Immediately this paint is very different from Windsor and Newton's. It's smellier, felt oilier, and didn't rub off the print as nicely. I tried it with my narrowed down paper choices, and found that it worked the best with the smoother papers: Arches Platine, Stonehenge, and Fabriano Artistico Hot Press. These papers cleared off enough for me to add a second layer of paint to make the blacks even more rich and allowed the midtones in the prints to really come out. The other papers were muddy messes and while some may be sort of salvageable with the help of bleach, I know that they won't be great prints regardless.

Also with this round, I changed up my negative a bit. I was still using the print Hidden Oak, but thought that maybe if I changed a few things around in Photoshop, I could bring out the details in the image that I was really missing. Well, the new negative is a bust, so back to the old negative it is. By the time I find my favorite paint/paper pairings, I know I'm going to be very sick of looking at this image.

Results of the paint experiments part I:  Michael Harding's works amazingly well on the smoother papers, and for that it really redeemed itself in my eyes. If the paper has any sort of texture on it though, it is basically a bust for this process.

Best one for this round: Arches Platine

There are nine papers here because I have a repeat. I have narrowed
down my paper selection to 8 total. 

Tuesday, March 15, 2016

Politicians: Bernie Sanders

After photographing Donald Trump's rally in Fayetteville, NC, I decided to scope out who else was going to be in the area. Lo and behold, both Hillary Clinton and Bernie Sanders had planned events in Raleigh. I just missed the deadline for applying for press credentials to Clinton's town hall event, but managed to get credentials for Bernie Sanders' afternoon rally.  Just have John Lennon's Power to the People playing in the background for this blog post, and you'll get the feeling of the crowd gathered at the Memorial Auditorium. As I walked in, a Sanders volunteer told me, "Welcome! Feel the Bern!" People were dancing in line, and the chanting started before they were even allowed in the auditorium. Not everyone who showed up was able to fit into the venue that holds  2,300 people, so before he addressed the attendees, Sanders went outside and spoke to those who couldn't find a seat inside.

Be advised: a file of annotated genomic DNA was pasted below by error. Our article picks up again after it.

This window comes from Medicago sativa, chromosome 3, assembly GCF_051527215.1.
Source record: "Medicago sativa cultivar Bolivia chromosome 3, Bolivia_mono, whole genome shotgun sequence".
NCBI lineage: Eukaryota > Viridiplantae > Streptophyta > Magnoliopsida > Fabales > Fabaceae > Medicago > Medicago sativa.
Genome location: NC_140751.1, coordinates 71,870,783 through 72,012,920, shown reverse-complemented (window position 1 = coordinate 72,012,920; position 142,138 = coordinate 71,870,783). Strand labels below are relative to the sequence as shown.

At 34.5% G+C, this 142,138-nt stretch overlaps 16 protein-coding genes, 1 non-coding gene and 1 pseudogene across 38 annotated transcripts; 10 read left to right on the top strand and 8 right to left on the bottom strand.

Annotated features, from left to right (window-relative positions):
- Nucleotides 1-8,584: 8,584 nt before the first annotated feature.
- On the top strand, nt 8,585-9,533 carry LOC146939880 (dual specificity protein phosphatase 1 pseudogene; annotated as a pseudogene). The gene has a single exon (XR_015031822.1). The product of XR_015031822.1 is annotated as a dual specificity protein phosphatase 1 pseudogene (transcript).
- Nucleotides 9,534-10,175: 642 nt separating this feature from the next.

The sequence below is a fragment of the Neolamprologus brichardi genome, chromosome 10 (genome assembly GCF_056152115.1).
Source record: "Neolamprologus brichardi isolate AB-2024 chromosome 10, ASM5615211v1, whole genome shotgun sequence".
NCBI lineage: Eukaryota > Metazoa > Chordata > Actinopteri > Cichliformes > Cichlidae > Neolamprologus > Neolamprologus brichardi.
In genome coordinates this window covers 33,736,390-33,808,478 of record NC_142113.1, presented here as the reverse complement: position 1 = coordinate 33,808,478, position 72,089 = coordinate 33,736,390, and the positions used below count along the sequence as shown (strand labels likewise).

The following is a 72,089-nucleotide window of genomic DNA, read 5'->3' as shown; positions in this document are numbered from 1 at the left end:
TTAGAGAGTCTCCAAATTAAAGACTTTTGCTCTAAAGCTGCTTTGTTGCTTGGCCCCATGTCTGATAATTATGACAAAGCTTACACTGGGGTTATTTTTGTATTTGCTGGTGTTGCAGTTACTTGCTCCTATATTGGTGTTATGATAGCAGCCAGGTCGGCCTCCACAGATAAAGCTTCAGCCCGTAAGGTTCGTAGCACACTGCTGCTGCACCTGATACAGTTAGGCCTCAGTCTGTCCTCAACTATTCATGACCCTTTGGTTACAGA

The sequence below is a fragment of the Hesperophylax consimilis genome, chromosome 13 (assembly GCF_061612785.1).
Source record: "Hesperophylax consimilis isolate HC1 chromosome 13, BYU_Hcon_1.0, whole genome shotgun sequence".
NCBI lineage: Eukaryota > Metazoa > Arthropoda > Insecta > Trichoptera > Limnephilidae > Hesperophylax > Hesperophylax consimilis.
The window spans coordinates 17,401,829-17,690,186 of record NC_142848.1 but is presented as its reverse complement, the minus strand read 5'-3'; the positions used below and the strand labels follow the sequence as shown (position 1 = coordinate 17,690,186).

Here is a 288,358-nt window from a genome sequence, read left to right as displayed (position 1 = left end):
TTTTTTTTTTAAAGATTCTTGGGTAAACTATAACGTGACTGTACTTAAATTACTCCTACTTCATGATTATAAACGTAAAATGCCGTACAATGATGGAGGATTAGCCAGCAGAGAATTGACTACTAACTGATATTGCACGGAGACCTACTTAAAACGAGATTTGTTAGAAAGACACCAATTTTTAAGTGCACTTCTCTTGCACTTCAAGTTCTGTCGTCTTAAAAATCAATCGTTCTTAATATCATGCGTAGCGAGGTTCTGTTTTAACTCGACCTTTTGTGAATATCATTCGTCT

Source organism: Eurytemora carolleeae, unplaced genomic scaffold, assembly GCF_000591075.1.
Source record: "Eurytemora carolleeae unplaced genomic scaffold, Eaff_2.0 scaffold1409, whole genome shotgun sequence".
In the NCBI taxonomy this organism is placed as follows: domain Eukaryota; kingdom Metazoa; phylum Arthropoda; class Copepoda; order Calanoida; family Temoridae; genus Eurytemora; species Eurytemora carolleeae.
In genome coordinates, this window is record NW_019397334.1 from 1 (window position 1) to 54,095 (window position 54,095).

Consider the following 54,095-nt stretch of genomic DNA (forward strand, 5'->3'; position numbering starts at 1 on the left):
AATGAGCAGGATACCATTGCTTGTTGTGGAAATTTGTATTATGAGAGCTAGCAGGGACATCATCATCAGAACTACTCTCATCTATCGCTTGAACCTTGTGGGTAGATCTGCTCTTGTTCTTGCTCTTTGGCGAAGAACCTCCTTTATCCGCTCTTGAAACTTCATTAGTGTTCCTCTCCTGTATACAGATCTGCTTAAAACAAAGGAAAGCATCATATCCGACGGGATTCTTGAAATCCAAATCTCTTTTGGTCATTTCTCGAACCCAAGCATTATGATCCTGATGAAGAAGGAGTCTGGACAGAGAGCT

The crowd inside was extremely vocal. The doors opened two hours before Sanders was scheduled to speak, and the crowd spent that entire time singing, doing the wave, cheering, and chanting back and forth to each other. "We are the 99%!" and "Not me, us!" were popular refrains. While the cheers and chants were from a friendly crowd, one could still feel the seething, deep anger emanating. These people have felt disenfranchised, and were willing to let it be known. Disco Inferno played over the loudspeakers before U.S. Rep. Tulsi Gabbard, the former vice chair of the DNC who stepped down to throw her support behind Bernie, came on stage to introduce the Vermont senator. 

The crowd exploded when Bernie Sanders came on the stage, but quickly sat down to hear him speak.  He talked for over an hour, and the crowd often gave him standing ovations to his points. He touched on student debt, health care, the environment, war, and women's and minority issues. He spent time going over campaign finance reform. He ended the rally urging people to get out and vote in North Carolina in their Tuesday primary. "At the end of the day, love trumps hate." The crowd responded with the largest cheer yet as Sanders shook supporters hands and left the stage. 

For my part, I didn't feel as flabbergasted as I did at Trump's rally. No one was punched, no protesters were jeered at, and the press were allowed to photograph from some pretty cool spots. The press weren't part of the show, we weren't jeered at, we didn't have to worry about people losing their cool at us. We weren't confined to a corral. It felt much more how I had always envisioned a political rally would feel. I get it, Trump's rallies are much more "fun" to watch. They remind one of a reality TV show. He gets more play time with the media because of that. He knows how to bring out the anger in a crowd. Bernie knows how to rile up a crowd too, but they were cheering because of policy, not because of an endorsement for water boarding. I know this is completely coming across as biased, because it is. Bernie may not be the perfect choice for president, but he sure showed me by his actions on Friday that he knows what it means to be president, and I really appreciate that.